Family owns property in Desoto Parish. Leased out to EXCO with producing wells. Some of the siblings want to partition the property. If this goes to court could we lose the mineral rights? We don't want to lose the royalties we are being paid.

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Many partitions that I have read reserve the minerals as they are before the partition.

I suggest that you get the services of an experienced O&G attorney for a partition involving producing minerals.

Thank you all for your response.  We have an attorney but not an O&G attorney. Looking for an attorney now.

Skip, there are 10 people wanting to partition 2, 40 acre tracks. 6 siblings and 4 children of a deceased sibling. The two tracks are leased to EXCO for mineral rights. 6 acres are leased to EXCO for surface rights. There is a well pad on that 6 acre track. We have producing wells on both tracts. One  40 acre track  is in one unit and the other 40 acres is in another unit. We already have 3 attorneys involved. An attorney is filing a partition lawsuit for the 4 children, one sibling is filing a partition with his own attorney and 3 siblings are filing  a partition with another attorney. 2 siblings are doing nothing. The 2 siblings do not want to use any of these attorneys. None of the attorneys are O&G attorneys. I am the wife of one of the siblings who does not want to use any of these attorneys. We think we need an O&G attorney. I have no idea what is going to happen. It looks like this will end up getting partitioned by the court. Would it really help at this point for the other two sibling to hire an attorney? This is getting so complicated I think someone could write a book on our family. I think we should sell the two properties, reserve the mineral rights and leave all of the attorneys out. This looks like it's going to take up a lot of time and money.

Cindy, my suggestion would be to review this with an O&G attorney and get an opinion.  That opinion will let you know if you need to take some action or not.  You will have performed your due diligence and decide accordingly what action to take, if any.  An opinion alone is not an expensive proposition.

Skip, thank you for your suggestion.

I would think that prescription would hold the minerals (Louisiana) until production has ceased for 10 years, and then the minerals would belong to the surface owner.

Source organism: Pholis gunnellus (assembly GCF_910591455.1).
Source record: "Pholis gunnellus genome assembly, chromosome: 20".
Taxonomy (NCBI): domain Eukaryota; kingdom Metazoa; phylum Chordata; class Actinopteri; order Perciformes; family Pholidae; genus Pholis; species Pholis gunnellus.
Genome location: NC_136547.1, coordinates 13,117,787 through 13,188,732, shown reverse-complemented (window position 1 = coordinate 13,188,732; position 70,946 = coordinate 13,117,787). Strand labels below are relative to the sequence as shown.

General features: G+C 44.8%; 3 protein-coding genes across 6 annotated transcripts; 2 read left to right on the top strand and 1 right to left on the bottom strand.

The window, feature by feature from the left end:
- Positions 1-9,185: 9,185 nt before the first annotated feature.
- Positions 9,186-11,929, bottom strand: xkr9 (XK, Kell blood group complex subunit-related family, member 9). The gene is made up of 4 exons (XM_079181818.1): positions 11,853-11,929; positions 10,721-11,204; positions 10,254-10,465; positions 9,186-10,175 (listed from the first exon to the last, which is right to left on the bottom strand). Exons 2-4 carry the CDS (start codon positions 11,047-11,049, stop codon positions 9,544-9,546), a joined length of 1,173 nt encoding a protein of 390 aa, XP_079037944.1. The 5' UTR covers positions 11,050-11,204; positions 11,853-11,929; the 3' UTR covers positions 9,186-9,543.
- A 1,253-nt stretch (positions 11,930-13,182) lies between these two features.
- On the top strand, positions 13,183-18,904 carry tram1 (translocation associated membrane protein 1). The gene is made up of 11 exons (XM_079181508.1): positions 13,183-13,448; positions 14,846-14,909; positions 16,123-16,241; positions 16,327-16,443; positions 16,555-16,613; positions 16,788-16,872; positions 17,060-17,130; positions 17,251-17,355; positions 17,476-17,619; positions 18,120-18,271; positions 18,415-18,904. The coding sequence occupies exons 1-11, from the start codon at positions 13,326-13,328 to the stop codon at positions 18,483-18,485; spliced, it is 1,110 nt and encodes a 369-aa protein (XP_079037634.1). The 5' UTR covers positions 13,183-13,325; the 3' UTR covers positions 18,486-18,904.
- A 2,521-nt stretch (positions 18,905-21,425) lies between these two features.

Mineral rights will go to respective surface owners in a partition, unless reserved.  Therefore, in order to maintain status quo, there will have to be a mineral reservation in the partition.  Strongly advise obtaining services of attorney experienced both in real estate transactions and oil & gas to draft this document.  It is sometimes unbelievable to see how people screw this type of transaction up.  It isn't particularly complicated, but people still get it wrong.  I think its because they try to save money on the front end.  I would also recommend a new survey of property to establish surface boundaries, although this doesn't have immediate effect on minerals if you do reservation. 

Thank you for your advice.

My first suggestion would be for other family members to buy the surface ownership of those wishing to partition, reserving the mineral rights of the sellers. Under current Louisiana law, the mineral rights would not prescribe until 10 years after cessation of production.

Partitioning can be quite expensive, and will almost certainly cause some family issues. I guarantee that someone is going to be unhappy. Are the two parcels identical in regard to accessability, topography, and features such as dwellings, other buildings, timber, water, etc.?

If the property supports buildings --houses, barns, stables-- you are likely to need an appraiser as well, before partitioning. If the two 40-acre tracts differ in any significant way, the partitioning will almost certainly require an appraiser to assess commensurate values to the differences.

Would I be correct in presuming that the property would be divided into 7 (hopefully) equal parts, and one of those seven parts further divided into four smaller parcels?

In order to make division, you will have to have the various "ownership" plots surveyed and staked in sny case. So start with an initial survey.